Baker also characterized the speech as a public break with the Bush administration’s “emphasis on unilateral American power and the right to wage pre-emptive war.” Foreign Policy’s Will Inboden, however, thinks that Baker “overshoots” in his analysis. This speech, according to Inboden, actually reflected a structural continuation of the previous administration’s foreign policy. For example, “After spending much of his first year in office downplaying if not ignoring democracy and human rights promotion, he is now making democracy and human rights promotion one of the four pillars of his national security strategy.” In short, based on a variety of different factors “the President Obama of today acts and sounds considerably different than the one elected in November 2008.”
Nonetheless, the National Review
’s Arthur Herman takes issue with Obama’s speech for two reasons: one, Obama appears to be sacrificing American military power for American diplomacy and multilateral institutions. Second, unlike other former presidents that advocated visions of a new world order following foreign policy successes (such as WWI and WWII), this president is “pushing his new multilateral “international order” hot on the heels of two important failures — in Iran and North Korea.” The Atlantic
’s James Fallows sees the historical comparisons quite differently. He sees strong similarities with President Dwight Eisenhower’s farewell address in 1960, where he advocated the importance of disarmament and diplomacy. In this respect, Fallows believed that Obama’s address “is a return to the best and most sustainable tradition of post-World War II American foreign policy.” He also, for the record, equates Obama’s governing ideology with “the intellectual father Obama doesn’t talk about” — Jimmy Carter.
POMED Notes: “Promoting Security through Diplomacy and Development: The Fiscal Year 2011 International Affairs”
February 26th, 2010 by Josh
In a hearing on the administration’s recently released budget request, the House Committee on Foreign Affairs invited Secretary of State Hillary Clinton to give testimony on particular budgetary items relating to U.S. diplomatic and development efforts abroad. Committee Chairman Howard Berman (D-CA) opened the hearing with an affirmation of the value of investing in international diplomacy; not only to promote American values, but also as a method of prevention in order to mitigate the forces that cause international instability. Berman pledged to work with his colleagues to maintain or even increase the overall level of funding – approximately 1 percent of the entire Fiscal Year 2011 federal budget request – but ranking Republican committee member Ileana Ros-Lehtinen (R-FL) disagreed, using the poor economic environment as the basis to call for “selective freezes.” In particular, she questioned the wisdom of unconditionally funding the Palestinian Authority and the United Nations Relief and Works Agency (UNRWA), both of which she accuses of stealing hundreds of millions in foreign aid.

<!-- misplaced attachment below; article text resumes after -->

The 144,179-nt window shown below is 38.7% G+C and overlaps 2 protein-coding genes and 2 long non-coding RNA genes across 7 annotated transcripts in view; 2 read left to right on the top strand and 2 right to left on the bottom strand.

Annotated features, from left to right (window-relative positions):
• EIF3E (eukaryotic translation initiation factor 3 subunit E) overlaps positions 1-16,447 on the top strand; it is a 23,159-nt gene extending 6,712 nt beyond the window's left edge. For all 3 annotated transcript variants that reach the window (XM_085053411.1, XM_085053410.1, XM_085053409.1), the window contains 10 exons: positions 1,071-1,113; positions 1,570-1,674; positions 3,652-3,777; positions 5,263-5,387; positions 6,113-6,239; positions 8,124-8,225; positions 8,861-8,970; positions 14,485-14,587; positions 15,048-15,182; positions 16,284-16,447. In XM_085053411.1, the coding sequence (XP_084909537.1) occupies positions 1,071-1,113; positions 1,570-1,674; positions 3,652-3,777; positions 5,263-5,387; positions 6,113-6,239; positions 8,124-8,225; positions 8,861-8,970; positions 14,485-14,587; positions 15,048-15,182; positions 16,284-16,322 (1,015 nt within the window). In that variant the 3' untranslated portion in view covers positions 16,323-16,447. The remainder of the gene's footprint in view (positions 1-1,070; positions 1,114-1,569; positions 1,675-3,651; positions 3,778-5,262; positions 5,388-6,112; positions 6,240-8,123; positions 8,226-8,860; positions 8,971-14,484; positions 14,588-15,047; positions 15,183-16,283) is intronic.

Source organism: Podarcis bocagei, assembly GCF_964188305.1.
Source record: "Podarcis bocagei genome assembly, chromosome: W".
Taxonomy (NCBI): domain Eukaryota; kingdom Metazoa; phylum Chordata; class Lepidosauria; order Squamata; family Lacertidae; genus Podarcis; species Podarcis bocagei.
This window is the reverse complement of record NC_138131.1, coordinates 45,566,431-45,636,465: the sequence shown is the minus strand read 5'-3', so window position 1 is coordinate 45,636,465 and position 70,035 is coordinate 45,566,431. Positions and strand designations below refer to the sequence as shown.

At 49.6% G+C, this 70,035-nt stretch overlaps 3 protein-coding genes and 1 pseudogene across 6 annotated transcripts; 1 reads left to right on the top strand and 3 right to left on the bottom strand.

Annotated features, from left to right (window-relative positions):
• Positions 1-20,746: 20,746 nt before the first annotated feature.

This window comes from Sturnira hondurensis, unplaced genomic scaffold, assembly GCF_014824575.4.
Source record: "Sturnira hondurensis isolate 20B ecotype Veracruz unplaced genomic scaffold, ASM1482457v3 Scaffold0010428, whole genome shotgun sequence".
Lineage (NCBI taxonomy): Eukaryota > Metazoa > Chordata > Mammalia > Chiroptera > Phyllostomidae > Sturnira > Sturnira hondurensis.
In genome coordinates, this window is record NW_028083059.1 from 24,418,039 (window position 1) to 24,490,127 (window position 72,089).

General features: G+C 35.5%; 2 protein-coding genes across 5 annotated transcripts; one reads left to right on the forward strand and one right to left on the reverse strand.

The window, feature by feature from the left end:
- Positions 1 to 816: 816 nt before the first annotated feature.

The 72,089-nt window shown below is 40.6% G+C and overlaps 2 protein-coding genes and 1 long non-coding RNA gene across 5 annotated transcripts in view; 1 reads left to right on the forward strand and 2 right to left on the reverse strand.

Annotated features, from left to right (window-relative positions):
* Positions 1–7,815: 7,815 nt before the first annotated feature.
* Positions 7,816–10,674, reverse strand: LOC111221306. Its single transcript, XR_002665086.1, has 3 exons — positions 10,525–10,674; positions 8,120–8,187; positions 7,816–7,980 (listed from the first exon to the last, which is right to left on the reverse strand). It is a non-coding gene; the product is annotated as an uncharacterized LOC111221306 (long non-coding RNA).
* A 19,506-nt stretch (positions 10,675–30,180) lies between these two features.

for POMED’s notes in PDF, or continue reading below.
Posted in Afghanistan, Congressional Hearing Notes (House), Democracy Promotion, Diplomacy, Elections, Foreign Aid, Freedom, Hamas, Hezbollah, Human Rights, Iran, Iraq, Israel, Morocco, Multilateralism, Palestine, Protests, Sudan, Syria, US foreign policy, Western Sahara, Yemen, sanctions | 1 Comment »
POMED Notes: “America and the Iranian Political Reform Movement: First, do No Harm”
February 3rd, 2010 by Josh
The House Foreign Affairs Subcommittee on the Middle East and South Asia held a hearing to address the prospects of developing U.S. policy tools that will avoid harming Iran’s opposition movement. Four witnesses provided expert testimony: Geneive Abdo, Director of the Iran Program at The Century Foundation; Mehdi Khalaji, Senior Fellow at The Washington Institute for Near East Policy; Fariborz Ghadar, Distinguished Scholar and Senior Advisor at the Center for Strategic and International Studies; and J. Scott Carpenter, Keston Family Fellow at The Washington Institute for Near East Policy.
For POMED’s notes in PDF, click here
. Otherwise, continue below the fold.
Posted in Congressional Hearing Notes (House), DC Event Notes, Democracy Promotion, Foreign Aid, Freedom, Human Rights, Iran, Islam and Democracy, Multilateralism, Protests, Reform, Technology, US foreign policy, sanctions | Comment »
POMED Notes: “Elevating Human Rights on the U.S. Policy Agenda for Iran”
February 1st, 2010 by Josh
The Center for American Progress hosted an event to explore the efficacy of various U.S. foreign policy tools toward addressing human rights in Iran. The massive street protests following Iran’s presidential election of June 2009 highlighted Iranians’ disapproval of their ruling regime. Continuing protests during subsequent Iranian holidays and observances have showed that Iran’s opposition movement remains vital, and also signaled that Tehran’s grip on power may be somewhat vulnerable if the international community steadfastly supports Iranians’ basic rights. Though the administration has not ignored human rights in Iran, the issue remains an underutilized lever of American foreign policy. With large demonstrations expected during the February 11 anniversary of Iran’s 1979 revolution, likely to be followed by another government crackdown, the event’s participants examined the policy options currently being debated by the administration, and discussed ways to effectively harness human rights promotion to pressure on the Iranian regime.